Published: 20th Dec 2017 | Words: 517 | Reading Time: 3 minutes
Understanding how links work
Link Prioritisation can be looked upon as a system for optimising your linking structure throughout your site to pass the maximum page rank to your important pages and to separate any pages you don’t want to be indexed, crawled, or a combination of both. Using things like the rel="nofollow" attribute on links stops valuable page rank being passed across to those linked pages. Think about this simple example; you have a page with a high page rank and it links to various other pages on your site, obviously this page only has a certain amount page rank it can pass to each of the linked pages, and if any of these pages are not important to your site you should block them with a rel=" nofollow". Before you attempt to do this, please try to grasp the concept behind this, it isn’t about manipulating your linking structure, or blocking off good content pages that you don’t think are important, it’s about sealing off useless pages or pages that could lead to duplicate content problems, such as pages with random URL parameters, shopping cart pages and various information pages that don’t need to show in search results.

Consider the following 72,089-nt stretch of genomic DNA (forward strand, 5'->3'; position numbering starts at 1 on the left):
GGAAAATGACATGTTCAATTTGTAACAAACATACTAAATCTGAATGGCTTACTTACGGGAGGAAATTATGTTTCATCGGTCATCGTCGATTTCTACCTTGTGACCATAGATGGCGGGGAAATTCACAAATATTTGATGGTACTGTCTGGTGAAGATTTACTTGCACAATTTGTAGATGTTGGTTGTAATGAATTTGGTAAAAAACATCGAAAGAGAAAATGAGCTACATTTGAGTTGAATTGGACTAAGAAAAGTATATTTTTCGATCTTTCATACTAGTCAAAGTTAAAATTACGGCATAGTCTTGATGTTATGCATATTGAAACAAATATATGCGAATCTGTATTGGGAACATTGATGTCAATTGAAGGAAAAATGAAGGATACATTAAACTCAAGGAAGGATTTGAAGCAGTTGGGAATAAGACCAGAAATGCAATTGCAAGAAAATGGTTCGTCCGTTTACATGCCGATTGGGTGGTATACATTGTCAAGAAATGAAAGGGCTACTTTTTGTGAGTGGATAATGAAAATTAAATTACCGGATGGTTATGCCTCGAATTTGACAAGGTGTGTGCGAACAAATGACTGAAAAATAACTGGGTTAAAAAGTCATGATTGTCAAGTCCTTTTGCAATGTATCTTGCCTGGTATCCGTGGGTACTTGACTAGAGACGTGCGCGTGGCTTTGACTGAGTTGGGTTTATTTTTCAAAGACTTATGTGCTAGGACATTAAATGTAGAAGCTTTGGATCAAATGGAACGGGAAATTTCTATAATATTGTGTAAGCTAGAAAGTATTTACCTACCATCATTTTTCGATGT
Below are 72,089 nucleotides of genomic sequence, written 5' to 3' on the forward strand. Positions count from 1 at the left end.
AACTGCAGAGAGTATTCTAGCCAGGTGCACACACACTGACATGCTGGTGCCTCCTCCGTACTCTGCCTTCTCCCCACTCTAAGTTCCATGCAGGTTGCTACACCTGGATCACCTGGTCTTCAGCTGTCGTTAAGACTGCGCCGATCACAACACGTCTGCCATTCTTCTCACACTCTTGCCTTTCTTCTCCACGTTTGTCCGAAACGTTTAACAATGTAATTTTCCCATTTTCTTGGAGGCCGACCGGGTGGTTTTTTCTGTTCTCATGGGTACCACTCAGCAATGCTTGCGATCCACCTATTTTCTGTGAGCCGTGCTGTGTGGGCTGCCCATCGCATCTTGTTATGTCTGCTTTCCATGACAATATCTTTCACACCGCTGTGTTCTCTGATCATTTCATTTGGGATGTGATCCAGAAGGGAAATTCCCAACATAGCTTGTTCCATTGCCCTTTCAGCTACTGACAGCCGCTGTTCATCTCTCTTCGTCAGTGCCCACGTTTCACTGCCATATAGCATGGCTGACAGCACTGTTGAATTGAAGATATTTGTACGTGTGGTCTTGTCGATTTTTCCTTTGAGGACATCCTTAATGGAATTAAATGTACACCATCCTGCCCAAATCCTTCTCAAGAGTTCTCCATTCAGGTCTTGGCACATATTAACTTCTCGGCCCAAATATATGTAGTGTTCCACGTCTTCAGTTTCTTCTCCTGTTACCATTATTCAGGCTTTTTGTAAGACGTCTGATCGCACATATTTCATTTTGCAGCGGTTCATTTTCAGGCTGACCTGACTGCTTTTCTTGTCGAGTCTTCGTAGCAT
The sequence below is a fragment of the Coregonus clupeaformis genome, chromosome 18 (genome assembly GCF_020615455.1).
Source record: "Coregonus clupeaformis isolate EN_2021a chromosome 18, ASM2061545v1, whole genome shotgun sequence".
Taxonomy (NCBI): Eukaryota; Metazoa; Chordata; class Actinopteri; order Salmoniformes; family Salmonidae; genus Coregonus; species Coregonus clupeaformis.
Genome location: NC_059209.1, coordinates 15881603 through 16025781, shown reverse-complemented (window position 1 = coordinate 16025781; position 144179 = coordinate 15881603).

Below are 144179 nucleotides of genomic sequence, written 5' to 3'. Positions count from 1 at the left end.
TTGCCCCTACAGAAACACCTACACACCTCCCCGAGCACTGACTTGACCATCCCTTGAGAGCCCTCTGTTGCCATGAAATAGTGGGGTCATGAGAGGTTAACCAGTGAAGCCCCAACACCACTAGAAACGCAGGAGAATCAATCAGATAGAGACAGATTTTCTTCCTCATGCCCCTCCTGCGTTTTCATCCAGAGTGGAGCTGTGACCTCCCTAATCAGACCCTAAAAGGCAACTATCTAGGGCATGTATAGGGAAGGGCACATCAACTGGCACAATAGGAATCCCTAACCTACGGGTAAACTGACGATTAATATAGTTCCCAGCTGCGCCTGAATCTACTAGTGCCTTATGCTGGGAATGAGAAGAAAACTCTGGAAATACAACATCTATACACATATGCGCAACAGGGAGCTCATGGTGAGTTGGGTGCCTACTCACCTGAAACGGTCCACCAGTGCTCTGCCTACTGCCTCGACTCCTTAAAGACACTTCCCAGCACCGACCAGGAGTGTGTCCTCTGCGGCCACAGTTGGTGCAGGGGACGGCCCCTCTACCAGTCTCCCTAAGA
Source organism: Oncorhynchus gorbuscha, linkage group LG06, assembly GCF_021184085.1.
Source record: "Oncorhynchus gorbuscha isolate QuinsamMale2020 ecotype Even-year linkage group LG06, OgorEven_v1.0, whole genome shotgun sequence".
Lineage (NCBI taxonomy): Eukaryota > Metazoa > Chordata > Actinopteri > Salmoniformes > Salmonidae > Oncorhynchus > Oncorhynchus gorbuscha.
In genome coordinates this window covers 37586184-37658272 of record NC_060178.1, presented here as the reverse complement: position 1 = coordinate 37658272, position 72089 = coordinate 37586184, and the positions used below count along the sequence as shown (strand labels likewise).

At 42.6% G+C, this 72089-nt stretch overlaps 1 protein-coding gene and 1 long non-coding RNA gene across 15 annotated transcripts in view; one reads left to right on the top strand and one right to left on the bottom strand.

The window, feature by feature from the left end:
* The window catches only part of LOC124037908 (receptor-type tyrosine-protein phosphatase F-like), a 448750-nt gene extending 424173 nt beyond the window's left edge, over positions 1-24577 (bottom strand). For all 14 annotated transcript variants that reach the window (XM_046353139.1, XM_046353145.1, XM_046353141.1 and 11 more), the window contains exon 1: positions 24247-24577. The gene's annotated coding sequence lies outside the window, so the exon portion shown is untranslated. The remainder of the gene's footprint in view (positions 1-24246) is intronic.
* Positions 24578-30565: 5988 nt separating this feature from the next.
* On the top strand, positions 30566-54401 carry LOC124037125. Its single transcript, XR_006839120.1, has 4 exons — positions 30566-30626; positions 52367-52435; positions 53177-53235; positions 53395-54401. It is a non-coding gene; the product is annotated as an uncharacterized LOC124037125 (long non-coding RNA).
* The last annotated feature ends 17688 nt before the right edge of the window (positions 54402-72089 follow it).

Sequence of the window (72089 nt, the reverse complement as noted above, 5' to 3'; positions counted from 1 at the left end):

Optimise your linking structure
If you completely optimise your linking structure you should have all your content pages easily accessible from each other both for users and search engines and you should have blocked off useless pages on your site that you don’t want indexed. While a robots text file can be used to block off directories and pages, you can use the rel="nofollow" attribute on links to block those pages at a page level. It’s all about prioritising links in the eyes of search engines and is a key factor in creating a well optimised site in terms of SEO. If you want to put this concept into practice go though the links within one of your pages one by one and have a look and think is it pointless having a search engine crawler bot follow this link.
Blocking external links
You can also have a look at blocking external links, an example of this is if you take card payments on your website and have a link to a card provider (a lot of sites usually do down the bottom of a page), you can safely place a rel="nofollow" on these links, as there is no way linking back to these generic unrelated sites will benefit you, the page rank is much better being passed to pages within your own site. You shouldn’t go mad and just place a rel=" nofollow" on every external link, the natural development of the internet and page rank depends on website placing links to each other that pass page rank as a vote of confidence in each other. If you link to an external site and you think it should be passed page rank then by all means do.